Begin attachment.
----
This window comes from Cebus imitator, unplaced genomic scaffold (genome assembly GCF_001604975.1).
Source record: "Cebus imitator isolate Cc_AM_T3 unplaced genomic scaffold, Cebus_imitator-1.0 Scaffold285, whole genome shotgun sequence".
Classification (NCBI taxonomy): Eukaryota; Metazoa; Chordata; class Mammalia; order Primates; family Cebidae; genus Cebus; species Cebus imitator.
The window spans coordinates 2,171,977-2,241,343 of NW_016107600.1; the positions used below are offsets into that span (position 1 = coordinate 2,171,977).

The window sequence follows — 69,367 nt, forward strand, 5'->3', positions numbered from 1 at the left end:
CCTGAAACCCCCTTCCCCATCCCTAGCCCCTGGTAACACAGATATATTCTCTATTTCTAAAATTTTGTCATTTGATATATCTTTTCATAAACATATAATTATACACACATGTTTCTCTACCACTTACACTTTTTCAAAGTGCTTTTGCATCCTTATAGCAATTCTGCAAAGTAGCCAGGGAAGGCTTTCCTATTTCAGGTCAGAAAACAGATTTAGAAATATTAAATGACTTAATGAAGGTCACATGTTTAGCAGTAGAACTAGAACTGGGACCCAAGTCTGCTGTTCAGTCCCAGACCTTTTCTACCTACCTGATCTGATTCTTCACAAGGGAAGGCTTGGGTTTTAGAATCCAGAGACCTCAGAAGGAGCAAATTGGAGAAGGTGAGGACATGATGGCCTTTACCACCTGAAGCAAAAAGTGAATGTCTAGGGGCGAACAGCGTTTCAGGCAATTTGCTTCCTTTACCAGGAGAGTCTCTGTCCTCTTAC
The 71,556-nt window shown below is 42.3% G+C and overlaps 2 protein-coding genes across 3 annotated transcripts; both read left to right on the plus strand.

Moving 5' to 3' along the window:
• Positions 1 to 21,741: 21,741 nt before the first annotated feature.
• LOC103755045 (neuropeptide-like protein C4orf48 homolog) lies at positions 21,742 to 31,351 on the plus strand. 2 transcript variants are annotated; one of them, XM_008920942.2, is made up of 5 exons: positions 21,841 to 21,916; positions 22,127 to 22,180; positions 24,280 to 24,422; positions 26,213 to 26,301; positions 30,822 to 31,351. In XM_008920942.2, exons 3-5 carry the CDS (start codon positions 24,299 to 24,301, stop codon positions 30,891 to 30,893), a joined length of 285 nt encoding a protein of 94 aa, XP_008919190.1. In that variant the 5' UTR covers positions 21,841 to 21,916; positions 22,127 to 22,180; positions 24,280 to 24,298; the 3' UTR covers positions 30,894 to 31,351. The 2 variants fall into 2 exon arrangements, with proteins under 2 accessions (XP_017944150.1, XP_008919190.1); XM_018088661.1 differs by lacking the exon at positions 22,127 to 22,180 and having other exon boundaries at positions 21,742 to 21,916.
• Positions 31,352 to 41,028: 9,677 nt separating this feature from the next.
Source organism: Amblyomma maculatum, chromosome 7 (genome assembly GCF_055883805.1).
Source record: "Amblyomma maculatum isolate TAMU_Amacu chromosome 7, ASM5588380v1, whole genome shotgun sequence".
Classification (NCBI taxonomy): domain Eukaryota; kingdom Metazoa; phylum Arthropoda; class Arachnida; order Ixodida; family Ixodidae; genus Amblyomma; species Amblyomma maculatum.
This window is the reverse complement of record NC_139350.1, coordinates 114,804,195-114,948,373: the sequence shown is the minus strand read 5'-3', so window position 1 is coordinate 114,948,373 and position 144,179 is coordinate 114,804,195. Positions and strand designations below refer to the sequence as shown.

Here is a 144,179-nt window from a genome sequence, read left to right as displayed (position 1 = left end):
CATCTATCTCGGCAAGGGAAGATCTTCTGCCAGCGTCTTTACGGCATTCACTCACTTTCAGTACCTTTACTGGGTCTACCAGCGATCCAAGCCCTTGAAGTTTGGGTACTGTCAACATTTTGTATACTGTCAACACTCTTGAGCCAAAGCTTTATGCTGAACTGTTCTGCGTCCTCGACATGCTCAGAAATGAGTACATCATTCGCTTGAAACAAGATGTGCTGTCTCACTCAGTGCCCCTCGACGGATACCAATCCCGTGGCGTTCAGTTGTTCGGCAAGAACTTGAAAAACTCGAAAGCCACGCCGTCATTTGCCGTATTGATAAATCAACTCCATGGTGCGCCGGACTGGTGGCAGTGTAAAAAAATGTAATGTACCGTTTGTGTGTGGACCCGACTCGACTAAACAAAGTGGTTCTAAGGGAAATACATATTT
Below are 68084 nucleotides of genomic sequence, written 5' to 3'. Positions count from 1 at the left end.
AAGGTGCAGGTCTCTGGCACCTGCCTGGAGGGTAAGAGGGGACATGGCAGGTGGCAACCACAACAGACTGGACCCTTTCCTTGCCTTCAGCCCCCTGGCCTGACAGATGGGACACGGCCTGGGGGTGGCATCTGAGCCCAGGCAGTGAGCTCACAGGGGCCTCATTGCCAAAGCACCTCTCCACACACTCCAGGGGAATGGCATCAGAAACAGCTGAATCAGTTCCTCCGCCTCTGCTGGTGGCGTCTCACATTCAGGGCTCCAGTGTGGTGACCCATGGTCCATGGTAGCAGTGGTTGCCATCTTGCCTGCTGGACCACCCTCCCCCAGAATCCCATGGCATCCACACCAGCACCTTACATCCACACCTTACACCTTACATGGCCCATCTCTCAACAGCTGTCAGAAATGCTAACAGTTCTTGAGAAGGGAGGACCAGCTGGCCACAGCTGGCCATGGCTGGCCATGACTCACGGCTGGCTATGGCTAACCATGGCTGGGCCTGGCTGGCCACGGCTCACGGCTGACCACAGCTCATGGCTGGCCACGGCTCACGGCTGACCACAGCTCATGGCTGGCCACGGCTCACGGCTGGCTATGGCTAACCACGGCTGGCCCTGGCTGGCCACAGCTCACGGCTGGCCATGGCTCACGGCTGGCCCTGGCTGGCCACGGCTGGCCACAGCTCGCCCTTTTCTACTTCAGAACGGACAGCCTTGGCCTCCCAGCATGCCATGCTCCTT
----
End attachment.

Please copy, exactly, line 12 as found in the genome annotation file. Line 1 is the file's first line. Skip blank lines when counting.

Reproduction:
Source organism: Amblyomma maculatum, chromosome 7 (genome assembly GCF_055883805.1).